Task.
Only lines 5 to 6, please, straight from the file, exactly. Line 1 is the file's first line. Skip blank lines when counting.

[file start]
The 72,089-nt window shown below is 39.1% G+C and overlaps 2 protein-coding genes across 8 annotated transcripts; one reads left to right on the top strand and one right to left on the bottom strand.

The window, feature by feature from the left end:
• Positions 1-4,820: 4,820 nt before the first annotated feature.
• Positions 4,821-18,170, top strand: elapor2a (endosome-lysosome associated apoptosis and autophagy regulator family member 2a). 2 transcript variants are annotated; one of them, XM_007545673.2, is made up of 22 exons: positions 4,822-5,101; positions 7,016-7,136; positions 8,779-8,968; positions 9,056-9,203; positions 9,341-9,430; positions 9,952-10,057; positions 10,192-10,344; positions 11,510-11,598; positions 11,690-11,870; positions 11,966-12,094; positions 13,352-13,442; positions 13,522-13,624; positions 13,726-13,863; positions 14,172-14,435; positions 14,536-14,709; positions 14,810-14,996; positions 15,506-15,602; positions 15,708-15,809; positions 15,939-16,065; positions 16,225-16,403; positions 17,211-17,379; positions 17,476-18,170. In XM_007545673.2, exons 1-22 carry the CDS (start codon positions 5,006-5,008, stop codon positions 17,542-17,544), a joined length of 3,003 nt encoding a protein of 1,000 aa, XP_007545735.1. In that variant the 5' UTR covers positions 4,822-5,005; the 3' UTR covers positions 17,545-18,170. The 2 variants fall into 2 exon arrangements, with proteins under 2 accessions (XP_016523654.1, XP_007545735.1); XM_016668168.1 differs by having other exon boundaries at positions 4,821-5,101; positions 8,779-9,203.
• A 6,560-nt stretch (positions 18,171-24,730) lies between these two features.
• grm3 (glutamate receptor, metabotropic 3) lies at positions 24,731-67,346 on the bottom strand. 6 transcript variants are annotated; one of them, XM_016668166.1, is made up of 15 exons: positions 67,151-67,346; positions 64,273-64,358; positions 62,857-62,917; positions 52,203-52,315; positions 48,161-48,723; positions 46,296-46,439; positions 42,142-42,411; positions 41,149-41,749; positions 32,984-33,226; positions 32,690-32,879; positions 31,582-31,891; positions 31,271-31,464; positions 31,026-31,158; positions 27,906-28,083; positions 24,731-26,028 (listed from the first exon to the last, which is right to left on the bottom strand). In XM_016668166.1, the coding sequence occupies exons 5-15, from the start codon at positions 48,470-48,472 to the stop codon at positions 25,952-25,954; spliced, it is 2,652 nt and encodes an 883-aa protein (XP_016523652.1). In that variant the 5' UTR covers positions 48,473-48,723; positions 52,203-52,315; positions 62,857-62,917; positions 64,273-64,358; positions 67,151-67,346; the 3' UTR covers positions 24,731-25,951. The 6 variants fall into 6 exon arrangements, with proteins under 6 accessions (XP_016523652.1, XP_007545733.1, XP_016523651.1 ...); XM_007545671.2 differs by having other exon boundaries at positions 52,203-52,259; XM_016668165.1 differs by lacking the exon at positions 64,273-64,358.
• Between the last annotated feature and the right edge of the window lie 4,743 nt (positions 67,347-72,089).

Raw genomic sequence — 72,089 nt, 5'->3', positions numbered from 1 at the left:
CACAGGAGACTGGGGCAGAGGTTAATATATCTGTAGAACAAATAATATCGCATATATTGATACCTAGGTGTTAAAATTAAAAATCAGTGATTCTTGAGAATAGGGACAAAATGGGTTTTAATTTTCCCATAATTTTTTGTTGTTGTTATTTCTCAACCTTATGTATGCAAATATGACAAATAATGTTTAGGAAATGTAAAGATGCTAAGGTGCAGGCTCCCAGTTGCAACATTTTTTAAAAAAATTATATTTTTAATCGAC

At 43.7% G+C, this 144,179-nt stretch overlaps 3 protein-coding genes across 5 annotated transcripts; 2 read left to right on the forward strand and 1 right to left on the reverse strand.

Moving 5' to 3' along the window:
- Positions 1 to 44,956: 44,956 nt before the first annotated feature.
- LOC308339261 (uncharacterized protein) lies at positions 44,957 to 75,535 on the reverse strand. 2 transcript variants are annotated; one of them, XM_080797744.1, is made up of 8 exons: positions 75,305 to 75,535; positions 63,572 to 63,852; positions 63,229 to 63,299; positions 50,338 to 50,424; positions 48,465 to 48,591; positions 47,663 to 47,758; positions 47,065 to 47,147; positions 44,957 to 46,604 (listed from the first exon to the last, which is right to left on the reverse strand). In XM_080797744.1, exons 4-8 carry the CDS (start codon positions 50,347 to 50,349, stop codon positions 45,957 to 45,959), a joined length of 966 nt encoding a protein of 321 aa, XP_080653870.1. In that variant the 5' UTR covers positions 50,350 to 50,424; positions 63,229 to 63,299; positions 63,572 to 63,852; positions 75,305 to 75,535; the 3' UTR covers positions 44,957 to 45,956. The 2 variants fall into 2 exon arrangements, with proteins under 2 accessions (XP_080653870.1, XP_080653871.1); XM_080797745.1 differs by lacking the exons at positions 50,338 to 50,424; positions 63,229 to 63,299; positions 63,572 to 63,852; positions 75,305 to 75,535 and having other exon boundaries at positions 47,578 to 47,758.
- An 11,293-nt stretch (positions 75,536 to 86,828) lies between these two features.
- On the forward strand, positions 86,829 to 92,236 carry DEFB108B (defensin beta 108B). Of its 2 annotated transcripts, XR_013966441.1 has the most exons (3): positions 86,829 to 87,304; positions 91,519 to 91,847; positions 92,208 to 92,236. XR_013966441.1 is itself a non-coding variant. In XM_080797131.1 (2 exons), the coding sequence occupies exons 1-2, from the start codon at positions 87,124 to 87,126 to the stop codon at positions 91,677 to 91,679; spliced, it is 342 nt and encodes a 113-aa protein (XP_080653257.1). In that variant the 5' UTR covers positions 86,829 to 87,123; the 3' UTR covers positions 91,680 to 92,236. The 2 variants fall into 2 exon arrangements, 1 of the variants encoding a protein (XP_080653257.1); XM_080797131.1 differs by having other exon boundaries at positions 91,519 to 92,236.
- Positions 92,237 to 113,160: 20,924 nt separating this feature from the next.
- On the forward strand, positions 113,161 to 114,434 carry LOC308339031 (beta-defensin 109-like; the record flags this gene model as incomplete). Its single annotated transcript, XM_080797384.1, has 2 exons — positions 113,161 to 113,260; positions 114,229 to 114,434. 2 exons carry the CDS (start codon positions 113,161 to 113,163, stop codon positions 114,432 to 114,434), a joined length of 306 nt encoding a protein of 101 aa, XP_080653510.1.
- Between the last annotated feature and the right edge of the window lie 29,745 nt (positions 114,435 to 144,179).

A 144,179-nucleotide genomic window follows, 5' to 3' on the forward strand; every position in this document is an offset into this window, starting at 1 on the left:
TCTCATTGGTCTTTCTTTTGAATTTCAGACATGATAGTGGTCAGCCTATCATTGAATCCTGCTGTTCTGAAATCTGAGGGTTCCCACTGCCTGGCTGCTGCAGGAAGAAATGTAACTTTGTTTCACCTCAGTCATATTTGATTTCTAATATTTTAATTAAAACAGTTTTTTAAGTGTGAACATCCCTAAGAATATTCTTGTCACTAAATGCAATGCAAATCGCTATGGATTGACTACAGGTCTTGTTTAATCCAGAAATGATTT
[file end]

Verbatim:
• A 6,560-nt stretch (positions 18,171-24,730) lies between these two features.
• grm3 (glutamate receptor, metabotropic 3) lies at positions 24,731-67,346 on the bottom strand. 6 transcript variants are annotated; one of them, XM_016668166.1, is made up of 15 exons: positions 67,151-67,346; positions 64,273-64,358; positions 62,857-62,917; positions 52,203-52,315; positions 48,161-48,723; positions 46,296-46,439; positions 42,142-42,411; positions 41,149-41,749; positions 32,984-33,226; positions 32,690-32,879; positions 31,582-31,891; positions 31,271-31,464; positions 31,026-31,158; positions 27,906-28,083; positions 24,731-26,028 (listed from the first exon to the last, which is right to left on the bottom strand). In XM_016668166.1, the coding sequence occupies exons 5-15, from the start codon at positions 48,470-48,472 to the stop codon at positions 25,952-25,954; spliced, it is 2,652 nt and encodes an 883-aa protein (XP_016523652.1). In that variant the 5' UTR covers positions 48,473-48,723; positions 52,203-52,315; positions 62,857-62,917; positions 64,273-64,358; positions 67,151-67,346; the 3' UTR covers positions 24,731-25,951. The 6 variants fall into 6 exon arrangements, with proteins under 6 accessions (XP_016523652.1, XP_007545733.1, XP_016523651.1 ...); XM_007545671.2 differs by having other exon boundaries at positions 52,203-52,259; XM_016668165.1 differs by lacking the exon at positions 64,273-64,358.